Organizations need to invest in culture, technology and their own physical space to keep employees happy and engaged.
“Your ROI doesn’t come from investing in one of these things, two of these things or even all three at a mediocre level. You have to do an awesome job at all three,” said Morgan, author of the upcoming book, “The Employee Experience Advantage.”
Many organizations recognize these employee-experience tenets but usually only apply quick fixes to temporarily boost engagement and employee satisfaction.
Organizations have become great at providing “short-term adrenaline shots” for employees like “free-food Wednesdays.” The programs, however, are not enriched with truly engaging experiences that reshape the way employees want to work. Organizations do not base these programs on actual employee feedback.
Employees do not become more loyal, therefore, just because they can grab a free turkey wrap in the kitchen.
“We know when organizations are trying to manipulate us,” Morgan said. “Most of these programs feel like manipulation.”
Morgan researched 252 companies and interviewed 150 senior executives about employee engagement recently. He found only about 6 percent of them are nailing it.
Culture, Technology, Office Space
He often found a disconnect between employee needs, wants and expectations and an organization’s ability to deliver and design programs to match those needs. It comes back to investments in culture, technology and physical space.
By culture, Morgan referred to the feeling employees get working with a company. Technology, he added, is naturally the software, hardware, applications and collaboration tools organizations must support to help employees do their jobs and communicate.
It becomes a people problem when those tools break down, eroding employees’ confidence. “You need to have consumer-grade technology,” Morgan said. Make sure your tools are based on employee need and not just business requirements.
As for the physical space, Morgan called that an organization’s “bat signal.” It acts as your defining symbol, gives employees a sense of purpose and connection with your organization.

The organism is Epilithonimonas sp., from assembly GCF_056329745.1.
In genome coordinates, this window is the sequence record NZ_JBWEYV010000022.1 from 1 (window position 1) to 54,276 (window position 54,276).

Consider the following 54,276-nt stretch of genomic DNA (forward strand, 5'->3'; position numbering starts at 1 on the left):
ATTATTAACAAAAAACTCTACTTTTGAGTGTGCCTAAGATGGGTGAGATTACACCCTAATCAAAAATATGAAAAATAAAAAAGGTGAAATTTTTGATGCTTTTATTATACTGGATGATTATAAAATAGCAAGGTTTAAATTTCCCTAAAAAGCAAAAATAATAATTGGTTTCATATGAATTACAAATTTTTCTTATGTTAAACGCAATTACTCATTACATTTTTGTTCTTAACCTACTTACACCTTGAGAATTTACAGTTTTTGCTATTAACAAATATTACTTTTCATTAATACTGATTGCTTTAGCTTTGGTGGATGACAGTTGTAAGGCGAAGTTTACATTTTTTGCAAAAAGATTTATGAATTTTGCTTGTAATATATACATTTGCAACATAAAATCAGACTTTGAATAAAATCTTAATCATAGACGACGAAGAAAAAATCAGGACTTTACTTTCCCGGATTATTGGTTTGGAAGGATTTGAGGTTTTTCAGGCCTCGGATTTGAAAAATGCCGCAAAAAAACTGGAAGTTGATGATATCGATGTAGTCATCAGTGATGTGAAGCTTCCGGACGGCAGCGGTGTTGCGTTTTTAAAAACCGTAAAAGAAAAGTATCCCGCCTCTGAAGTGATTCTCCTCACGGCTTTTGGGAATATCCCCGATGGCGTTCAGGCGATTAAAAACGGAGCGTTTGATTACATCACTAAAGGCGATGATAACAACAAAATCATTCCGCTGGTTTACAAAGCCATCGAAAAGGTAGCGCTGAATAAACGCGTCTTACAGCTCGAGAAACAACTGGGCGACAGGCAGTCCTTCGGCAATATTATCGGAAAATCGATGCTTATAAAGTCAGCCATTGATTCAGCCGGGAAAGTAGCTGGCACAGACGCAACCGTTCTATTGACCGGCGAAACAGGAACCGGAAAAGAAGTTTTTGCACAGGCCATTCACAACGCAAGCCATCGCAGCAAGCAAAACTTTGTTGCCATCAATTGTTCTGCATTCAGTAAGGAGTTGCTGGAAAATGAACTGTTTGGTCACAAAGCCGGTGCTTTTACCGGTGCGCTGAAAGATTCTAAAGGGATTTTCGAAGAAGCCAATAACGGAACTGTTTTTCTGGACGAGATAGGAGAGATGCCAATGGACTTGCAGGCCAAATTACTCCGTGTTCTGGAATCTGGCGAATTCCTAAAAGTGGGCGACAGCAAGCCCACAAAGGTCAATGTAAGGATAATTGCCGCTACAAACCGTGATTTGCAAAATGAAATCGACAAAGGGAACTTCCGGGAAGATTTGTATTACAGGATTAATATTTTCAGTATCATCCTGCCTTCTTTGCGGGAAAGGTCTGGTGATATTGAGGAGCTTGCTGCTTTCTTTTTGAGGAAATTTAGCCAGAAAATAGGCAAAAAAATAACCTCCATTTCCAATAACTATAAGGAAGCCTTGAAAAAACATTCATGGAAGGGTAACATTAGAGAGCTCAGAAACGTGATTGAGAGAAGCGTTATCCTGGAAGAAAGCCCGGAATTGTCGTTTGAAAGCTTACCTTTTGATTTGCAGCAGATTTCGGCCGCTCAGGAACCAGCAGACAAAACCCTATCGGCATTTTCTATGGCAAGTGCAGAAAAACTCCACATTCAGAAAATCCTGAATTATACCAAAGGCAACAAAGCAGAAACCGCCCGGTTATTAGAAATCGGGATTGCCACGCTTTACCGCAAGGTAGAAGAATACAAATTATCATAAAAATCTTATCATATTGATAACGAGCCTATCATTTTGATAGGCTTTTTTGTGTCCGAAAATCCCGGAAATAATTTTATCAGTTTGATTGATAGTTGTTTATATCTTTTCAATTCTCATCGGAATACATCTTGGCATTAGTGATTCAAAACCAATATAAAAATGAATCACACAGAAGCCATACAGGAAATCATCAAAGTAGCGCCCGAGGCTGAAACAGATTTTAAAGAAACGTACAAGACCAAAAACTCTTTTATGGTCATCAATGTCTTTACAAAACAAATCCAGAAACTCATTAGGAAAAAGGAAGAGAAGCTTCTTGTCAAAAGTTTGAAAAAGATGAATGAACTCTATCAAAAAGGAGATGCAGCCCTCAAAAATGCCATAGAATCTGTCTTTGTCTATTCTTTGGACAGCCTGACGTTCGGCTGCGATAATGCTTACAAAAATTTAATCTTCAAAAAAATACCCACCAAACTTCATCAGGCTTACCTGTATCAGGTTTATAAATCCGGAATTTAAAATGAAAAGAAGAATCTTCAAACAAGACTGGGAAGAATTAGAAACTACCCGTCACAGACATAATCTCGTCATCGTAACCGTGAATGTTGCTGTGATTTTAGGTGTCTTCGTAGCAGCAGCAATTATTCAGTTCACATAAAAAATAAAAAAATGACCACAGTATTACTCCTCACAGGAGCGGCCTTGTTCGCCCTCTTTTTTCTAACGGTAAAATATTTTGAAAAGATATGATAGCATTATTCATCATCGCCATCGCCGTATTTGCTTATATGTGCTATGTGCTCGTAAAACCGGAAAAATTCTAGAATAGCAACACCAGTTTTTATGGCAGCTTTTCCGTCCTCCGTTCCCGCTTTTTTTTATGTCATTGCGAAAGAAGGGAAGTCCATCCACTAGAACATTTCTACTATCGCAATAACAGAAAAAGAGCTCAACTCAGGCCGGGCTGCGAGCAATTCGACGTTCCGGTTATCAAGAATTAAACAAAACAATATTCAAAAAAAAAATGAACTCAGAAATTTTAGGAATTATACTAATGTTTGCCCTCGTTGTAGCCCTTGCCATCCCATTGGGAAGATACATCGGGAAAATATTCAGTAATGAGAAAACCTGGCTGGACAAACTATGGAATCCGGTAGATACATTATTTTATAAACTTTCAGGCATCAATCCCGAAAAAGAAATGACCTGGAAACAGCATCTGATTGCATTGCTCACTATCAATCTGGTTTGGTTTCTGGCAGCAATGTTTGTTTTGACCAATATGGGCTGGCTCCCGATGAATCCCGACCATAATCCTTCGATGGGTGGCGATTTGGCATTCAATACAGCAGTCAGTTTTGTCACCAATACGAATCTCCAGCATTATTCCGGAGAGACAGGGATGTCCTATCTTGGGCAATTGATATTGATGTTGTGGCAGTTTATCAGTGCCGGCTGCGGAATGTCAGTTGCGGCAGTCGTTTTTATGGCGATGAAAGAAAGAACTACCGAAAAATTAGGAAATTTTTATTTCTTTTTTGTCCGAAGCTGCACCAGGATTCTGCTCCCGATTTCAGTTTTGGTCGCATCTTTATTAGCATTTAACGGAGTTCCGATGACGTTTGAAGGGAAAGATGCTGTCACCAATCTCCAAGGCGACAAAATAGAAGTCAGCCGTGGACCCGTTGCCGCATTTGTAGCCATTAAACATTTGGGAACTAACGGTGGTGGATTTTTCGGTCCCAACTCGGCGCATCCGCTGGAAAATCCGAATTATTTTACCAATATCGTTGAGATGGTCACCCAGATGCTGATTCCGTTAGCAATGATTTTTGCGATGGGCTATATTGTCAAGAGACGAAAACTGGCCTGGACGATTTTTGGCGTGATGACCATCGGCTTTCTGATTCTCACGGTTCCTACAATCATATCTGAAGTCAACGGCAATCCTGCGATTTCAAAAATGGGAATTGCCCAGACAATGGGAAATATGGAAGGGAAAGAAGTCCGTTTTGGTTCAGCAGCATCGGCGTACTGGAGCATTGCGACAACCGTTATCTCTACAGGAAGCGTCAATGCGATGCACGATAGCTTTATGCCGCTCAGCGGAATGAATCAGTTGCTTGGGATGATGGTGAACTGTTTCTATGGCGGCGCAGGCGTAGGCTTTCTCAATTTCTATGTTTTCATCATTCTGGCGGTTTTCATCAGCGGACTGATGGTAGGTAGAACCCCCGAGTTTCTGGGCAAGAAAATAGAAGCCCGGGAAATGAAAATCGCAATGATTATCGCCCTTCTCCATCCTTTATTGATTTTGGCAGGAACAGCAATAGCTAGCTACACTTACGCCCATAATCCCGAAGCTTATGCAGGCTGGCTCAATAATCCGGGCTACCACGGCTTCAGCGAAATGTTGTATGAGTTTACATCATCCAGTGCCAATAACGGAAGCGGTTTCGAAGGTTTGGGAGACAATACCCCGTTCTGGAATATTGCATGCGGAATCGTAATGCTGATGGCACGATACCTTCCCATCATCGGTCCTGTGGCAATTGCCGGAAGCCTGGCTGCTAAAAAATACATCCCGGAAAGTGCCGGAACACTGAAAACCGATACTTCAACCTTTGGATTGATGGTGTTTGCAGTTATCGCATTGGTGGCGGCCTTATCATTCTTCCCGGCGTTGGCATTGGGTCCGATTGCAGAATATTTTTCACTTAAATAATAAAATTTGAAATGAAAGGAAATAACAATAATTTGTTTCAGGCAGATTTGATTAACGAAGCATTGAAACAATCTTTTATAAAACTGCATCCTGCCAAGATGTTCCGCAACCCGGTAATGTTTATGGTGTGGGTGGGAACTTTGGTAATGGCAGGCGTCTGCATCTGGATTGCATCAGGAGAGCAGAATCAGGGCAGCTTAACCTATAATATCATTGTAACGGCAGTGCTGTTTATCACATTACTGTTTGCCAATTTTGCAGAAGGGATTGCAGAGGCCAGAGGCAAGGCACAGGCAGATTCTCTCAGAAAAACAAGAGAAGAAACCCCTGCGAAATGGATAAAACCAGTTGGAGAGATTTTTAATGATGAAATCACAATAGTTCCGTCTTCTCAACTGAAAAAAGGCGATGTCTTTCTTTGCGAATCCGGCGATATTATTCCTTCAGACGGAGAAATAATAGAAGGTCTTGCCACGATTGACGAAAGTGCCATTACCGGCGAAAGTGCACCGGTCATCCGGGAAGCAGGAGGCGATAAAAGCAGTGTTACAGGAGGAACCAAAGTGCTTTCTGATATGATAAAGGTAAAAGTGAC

“It’s really crucial you make sure you think about the physical environment,” he said.
Promote Good Leaders
Engaging employees means putting people in leadership positions who genuinely care about others. They need to show empathy and be inviting to employees, encouraging feedback, listening to that feedback and acting on it.
Build a bridge between employees and managers, Morgan added. Create a people analytics function team inside the organization whose job it is to look at performance. Start to understand what’s going on with employees inside the workforce.
“If you don’t have some sort of data,” Morgan said, “you’re flying blind. Design with employees. Not for them.”
Old Contract Done
Stephen Rahal, VP of product strategy at Kitchener, Ontario-based Igloo Software, also spoke on the webinar. His findings agree with Morgan’s — employee experience remains a challenge, he said.
“Under the old contract, an employee got a good job and good pay, and an organization got a loyal and committed employee. That's changed,” he said. “Employees inside organizations are free and even encouraged to move from job to job. Loyalty is far more fleeting, and an engaging work environment is seen to be a fundamental baseline requirement.”
Put employees first and they’ll work harder.
“Ultimately,” Rahal said, “they’re your brand ambassadors. If you engage them, they’ll deliver more meaningful and compelling experiences for your customers.”